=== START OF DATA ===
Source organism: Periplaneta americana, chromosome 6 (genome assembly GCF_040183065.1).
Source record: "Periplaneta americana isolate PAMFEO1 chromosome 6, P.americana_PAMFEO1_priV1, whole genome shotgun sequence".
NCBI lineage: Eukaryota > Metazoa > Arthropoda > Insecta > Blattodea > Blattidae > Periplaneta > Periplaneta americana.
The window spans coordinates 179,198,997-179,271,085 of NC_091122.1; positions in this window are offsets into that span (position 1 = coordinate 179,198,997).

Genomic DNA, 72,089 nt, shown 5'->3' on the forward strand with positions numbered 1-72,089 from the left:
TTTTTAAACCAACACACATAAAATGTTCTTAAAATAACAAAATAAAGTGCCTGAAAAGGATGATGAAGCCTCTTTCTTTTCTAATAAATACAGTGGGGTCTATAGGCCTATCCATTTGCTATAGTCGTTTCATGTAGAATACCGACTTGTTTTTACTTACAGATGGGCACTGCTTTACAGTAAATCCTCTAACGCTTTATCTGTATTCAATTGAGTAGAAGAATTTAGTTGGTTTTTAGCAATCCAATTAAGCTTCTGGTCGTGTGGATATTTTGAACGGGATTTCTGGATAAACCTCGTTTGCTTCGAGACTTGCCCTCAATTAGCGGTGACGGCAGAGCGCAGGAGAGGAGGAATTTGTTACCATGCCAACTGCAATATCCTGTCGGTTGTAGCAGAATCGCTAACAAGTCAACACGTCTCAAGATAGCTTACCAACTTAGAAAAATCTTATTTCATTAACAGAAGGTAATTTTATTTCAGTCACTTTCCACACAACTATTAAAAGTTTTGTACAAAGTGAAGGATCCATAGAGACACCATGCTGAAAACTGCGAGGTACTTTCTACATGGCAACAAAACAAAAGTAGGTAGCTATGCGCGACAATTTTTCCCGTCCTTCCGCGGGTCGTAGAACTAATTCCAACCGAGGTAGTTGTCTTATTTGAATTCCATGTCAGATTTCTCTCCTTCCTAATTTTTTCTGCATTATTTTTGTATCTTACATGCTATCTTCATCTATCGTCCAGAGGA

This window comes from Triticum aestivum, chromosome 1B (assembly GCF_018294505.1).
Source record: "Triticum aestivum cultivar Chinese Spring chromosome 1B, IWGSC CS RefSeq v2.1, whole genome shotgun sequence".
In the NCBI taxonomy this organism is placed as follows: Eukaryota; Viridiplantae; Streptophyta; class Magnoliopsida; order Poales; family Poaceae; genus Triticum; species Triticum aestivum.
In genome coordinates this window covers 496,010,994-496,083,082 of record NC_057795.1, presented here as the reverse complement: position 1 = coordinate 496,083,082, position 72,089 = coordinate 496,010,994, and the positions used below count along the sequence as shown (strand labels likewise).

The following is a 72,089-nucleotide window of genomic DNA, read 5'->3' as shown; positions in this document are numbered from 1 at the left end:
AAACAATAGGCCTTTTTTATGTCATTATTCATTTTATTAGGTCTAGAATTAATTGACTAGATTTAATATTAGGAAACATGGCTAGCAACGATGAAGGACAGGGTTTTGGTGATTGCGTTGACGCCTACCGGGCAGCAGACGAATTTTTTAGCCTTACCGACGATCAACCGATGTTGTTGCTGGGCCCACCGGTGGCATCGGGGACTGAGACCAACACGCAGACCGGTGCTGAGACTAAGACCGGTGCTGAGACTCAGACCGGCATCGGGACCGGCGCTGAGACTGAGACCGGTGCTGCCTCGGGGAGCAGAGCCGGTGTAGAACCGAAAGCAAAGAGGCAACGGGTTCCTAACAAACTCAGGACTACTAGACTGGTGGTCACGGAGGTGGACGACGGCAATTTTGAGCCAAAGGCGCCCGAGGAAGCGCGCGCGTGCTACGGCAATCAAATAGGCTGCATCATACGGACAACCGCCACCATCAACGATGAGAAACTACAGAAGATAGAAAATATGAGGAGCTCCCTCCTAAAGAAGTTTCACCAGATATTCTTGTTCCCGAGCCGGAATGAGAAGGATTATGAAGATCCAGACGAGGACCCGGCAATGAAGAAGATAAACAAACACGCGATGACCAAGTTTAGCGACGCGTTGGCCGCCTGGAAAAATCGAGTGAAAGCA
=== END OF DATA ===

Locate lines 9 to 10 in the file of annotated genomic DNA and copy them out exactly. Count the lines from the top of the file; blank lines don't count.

In the NCBI taxonomy this organism is placed as follows: Eukaryota; Viridiplantae; Streptophyta; class Magnoliopsida; order Poales; family Poaceae; genus Triticum; species Triticum aestivum.
In genome coordinates this window covers 496,010,994-496,083,082 of record NC_057795.1, presented here as the reverse complement: position 1 = coordinate 496,083,082, position 72,089 = coordinate 496,010,994, and the positions used below count along the sequence as shown (strand labels likewise).